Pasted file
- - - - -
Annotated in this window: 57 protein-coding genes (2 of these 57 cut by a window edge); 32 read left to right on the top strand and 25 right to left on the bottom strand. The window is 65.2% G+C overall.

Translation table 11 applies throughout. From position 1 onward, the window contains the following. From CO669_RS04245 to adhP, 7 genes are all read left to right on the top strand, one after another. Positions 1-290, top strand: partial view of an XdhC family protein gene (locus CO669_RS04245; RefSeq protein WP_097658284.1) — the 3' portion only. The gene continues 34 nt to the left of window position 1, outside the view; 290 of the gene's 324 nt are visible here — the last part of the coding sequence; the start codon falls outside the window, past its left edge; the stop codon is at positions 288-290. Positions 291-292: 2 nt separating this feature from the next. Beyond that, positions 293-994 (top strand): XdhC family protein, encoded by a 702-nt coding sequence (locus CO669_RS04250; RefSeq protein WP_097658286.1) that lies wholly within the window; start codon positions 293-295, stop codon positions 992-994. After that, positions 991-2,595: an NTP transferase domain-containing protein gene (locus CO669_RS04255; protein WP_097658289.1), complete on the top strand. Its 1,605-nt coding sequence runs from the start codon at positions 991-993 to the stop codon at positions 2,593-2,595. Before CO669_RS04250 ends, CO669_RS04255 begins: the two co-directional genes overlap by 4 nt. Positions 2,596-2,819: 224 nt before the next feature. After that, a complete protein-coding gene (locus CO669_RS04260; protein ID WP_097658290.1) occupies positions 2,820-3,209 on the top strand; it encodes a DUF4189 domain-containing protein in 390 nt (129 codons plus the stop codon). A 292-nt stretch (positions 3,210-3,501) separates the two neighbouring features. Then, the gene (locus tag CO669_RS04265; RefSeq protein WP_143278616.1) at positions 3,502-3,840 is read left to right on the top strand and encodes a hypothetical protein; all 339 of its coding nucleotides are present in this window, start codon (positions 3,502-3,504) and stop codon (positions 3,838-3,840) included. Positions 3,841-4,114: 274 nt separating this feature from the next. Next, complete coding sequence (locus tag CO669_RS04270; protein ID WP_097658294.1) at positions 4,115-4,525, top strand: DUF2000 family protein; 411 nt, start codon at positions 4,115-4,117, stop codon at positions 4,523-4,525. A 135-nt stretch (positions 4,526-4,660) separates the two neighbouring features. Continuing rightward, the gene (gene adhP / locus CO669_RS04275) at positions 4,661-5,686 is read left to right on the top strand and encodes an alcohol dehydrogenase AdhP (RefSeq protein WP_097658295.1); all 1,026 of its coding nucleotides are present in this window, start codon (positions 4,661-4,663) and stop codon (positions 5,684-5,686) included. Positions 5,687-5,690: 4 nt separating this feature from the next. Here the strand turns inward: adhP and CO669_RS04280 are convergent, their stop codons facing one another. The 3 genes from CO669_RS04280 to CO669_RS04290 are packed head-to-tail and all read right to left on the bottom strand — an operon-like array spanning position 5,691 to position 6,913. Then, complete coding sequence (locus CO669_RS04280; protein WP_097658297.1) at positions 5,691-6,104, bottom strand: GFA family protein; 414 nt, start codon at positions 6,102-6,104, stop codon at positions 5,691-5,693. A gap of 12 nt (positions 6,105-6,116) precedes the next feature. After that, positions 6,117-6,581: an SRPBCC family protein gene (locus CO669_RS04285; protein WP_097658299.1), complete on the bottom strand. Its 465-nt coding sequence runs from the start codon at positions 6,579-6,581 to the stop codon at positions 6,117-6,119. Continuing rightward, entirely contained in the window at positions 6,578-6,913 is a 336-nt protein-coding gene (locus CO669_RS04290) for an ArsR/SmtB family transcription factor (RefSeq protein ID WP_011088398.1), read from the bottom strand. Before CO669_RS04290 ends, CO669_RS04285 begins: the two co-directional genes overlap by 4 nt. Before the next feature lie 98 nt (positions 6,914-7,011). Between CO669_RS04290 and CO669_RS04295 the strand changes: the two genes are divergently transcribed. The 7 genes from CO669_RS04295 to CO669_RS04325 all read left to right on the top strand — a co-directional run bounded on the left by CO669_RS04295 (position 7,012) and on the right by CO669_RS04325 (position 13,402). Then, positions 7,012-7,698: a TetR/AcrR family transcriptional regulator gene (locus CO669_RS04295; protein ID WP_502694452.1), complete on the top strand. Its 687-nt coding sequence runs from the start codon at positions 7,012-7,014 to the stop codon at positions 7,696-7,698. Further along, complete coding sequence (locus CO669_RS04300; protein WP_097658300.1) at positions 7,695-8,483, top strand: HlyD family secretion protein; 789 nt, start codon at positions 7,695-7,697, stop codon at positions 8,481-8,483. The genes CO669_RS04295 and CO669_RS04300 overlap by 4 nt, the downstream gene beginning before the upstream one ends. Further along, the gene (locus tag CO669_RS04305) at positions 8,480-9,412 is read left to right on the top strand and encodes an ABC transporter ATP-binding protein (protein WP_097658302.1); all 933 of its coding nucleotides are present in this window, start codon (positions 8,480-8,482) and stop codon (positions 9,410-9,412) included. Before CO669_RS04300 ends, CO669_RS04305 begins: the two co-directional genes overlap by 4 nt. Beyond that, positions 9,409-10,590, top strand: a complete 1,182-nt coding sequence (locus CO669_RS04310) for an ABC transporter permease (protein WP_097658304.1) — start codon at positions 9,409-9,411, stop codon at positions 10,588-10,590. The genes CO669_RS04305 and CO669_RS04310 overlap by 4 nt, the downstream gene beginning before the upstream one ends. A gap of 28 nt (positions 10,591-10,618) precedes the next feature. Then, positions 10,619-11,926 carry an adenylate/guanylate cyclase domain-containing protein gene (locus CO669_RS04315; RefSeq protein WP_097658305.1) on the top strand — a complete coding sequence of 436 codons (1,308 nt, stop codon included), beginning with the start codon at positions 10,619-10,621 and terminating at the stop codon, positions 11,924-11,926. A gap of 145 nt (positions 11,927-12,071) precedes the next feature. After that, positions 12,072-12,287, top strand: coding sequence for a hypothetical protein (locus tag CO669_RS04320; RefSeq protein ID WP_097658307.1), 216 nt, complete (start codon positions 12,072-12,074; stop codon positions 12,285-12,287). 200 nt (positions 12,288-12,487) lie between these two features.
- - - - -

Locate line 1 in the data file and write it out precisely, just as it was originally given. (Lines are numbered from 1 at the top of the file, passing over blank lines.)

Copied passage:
Annotated in this window: 57 protein-coding genes (2 of these 57 cut by a window edge); 32 read left to right on the top strand and 25 right to left on the bottom strand. The window is 65.2% G+C overall.